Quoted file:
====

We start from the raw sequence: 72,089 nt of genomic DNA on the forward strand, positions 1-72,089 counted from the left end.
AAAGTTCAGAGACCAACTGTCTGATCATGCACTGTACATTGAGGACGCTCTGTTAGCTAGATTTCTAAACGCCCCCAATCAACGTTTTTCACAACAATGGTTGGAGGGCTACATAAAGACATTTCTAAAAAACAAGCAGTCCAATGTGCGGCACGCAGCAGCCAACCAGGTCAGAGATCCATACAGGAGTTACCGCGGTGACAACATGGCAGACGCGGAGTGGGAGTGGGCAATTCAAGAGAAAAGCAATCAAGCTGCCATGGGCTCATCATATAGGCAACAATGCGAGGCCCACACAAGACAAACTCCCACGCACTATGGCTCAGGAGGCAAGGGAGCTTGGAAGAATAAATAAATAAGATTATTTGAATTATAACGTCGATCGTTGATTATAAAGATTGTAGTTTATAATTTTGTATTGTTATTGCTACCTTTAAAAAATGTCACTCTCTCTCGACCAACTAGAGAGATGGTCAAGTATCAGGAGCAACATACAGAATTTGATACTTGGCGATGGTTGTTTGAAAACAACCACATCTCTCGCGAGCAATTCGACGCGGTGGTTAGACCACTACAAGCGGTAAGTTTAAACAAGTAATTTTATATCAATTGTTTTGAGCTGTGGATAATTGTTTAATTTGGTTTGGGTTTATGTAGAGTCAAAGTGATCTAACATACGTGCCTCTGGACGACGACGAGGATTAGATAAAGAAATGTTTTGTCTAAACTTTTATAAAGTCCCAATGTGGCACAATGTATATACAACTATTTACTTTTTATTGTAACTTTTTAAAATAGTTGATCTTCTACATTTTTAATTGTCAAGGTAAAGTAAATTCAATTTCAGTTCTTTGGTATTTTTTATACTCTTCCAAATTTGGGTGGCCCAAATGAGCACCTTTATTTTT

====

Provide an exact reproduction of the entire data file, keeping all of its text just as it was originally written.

We start from the raw sequence: 72,089 nt of genomic DNA on the forward strand, positions 1-72,089 counted from the left end.
AAAGTTCAGAGACCAACTGTCTGATCATGCACTGTACATTGAGGACGCTCTGTTAGCTAGATTTCTAAACGCCCCCAATCAACGTTTTTCACAACAATGGTTGGAGGGCTACATAAAGACATTTCTAAAAAACAAGCAGTCCAATGTGCGGCACGCAGCAGCCAACCAGGTCAGAGATCCATACAGGAGTTACCGCGGTGACAACATGGCAGACGCGGAGTGGGAGTGGGCAATTCAAGAGAAAAGCAATCAAGCTGCCATGGGCTCATCATATAGGCAACAATGCGAGGCCCACACAAGACAAACTCCCACGCACTATGGCTCAGGAGGCAAGGGAGCTTGGAAGAATAAATAAATAAGATTATTTGAATTATAACGTCGATCGTTGATTATAAAGATTGTAGTTTATAATTTTGTATTGTTATTGCTACCTTTAAAAAATGTCACTCTCTCTCGACCAACTAGAGAGATGGTCAAGTATCAGGAGCAACATACAGAATTTGATACTTGGCGATGGTTGTTTGAAAACAACCACATCTCTCGCGAGCAATTCGACGCGGTGGTTAGACCACTACAAGCGGTAAGTTTAAACAAGTAATTTTATATCAATTGTTTTGAGCTGTGGATAATTGTTTAATTTGGTTTGGGTTTATGTAGAGTCAAAGTGATCTAACATACGTGCCTCTGGACGACGACGAGGATTAGATAAAGAAATGTTTTGTCTAAACTTTTATAAAGTCCCAATGTGGCACAATGTATATACAACTATTTACTTTTTATTGTAACTTTTTAAAATAGTTGATCTTCTACATTTTTAATTGTCAAGGTAAAGTAAATTCAATTTCAGTTCTTTGGTATTTTTTATACTCTTCCAAATTTGGGTGGCCCAAATGAGCACCTTTATTTTT